1) lawmakers set an allowed cap on overall greenhouse gas emissions;
2) the federal government regulates each emitter (coal suppliers and burners, oil importers and sellers, utilities and refineries, etc. )
3) Emitters could buy credits to emit more from non-emitters
This CBO report distinguishes between a cap-and-trade system which sells “allowed amounts of emissions” or assigns them without cost. Selling “allowed amounts of emissions” to businesses creates revenues to balance burdens on consumers, via reduced taxes or a balanced budget. Assigned and free “allowed amounts” likely gives more profit to energy producers without protecting consumers.
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US CBO Sees Carbon Cap Driving Up Costs For Poorer Households
Maya Jackson Randall, April 26, 2007 (Dow Jones Newswire)
The nonpartisan Congressional Budget Office (CBO); consumers, especially lower-income consumers; Federal policy-makers involved in developing legislation to limit greenhouse gas emissions
The CBO finds that lower-income consumers would take a bigger cost hit from carbon capping.
There are more pending legislative proposals on how to cap emissions than 2008 candidates for president right now. That’s a LOT of proposals.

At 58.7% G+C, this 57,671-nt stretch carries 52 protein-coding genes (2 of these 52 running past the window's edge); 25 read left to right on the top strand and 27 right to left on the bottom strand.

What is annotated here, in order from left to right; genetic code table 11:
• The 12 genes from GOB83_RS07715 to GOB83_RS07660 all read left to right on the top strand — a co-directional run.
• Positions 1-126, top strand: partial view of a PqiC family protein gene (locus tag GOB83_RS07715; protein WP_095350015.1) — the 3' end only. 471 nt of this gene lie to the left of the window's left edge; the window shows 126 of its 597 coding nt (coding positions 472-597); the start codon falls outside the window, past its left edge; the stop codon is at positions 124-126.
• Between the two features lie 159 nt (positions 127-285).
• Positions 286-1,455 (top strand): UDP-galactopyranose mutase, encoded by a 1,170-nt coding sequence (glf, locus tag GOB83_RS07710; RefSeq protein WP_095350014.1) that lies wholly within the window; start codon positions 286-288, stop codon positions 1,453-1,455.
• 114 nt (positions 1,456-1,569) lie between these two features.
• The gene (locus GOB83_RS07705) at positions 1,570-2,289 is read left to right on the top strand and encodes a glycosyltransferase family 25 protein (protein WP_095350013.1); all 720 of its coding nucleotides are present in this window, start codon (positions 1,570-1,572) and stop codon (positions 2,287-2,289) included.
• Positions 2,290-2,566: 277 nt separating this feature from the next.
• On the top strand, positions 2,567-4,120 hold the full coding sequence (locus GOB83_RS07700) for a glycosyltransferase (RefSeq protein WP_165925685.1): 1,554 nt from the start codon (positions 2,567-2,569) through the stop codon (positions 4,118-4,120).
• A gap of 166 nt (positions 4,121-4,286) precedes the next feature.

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Capitol Hill is where the legislative action is, but the discussion on how to limit emissions without causing economic burden and inhibit growth is national, no, make that international.
- Emissions capping adds cost to the burning of fossil fuels to create energy. Even the brightest scenarios have much fossil fuel still being used to create electricity and power vehicles for the foreseeable future. This means higher energy prices. Energy prices are not easily avoided by those with lower incomes. They usually consume less energy for optional activities (water skiing) and more for necessary ones (commuting to work).
- Higher energy costs likely mean some reduction in optional consumption and, thus, some reduced economic activity in energy fields and job losses in that sector.
- The most likely emissions limiting legislation right now looks to be a cap-and-trade system. Costs would be directed at business but would inevitably be passed on to consumers.
“All consumers would face higher prices for electricity and gasoline, but those hikes would take up a greater portion of poorer households' income…”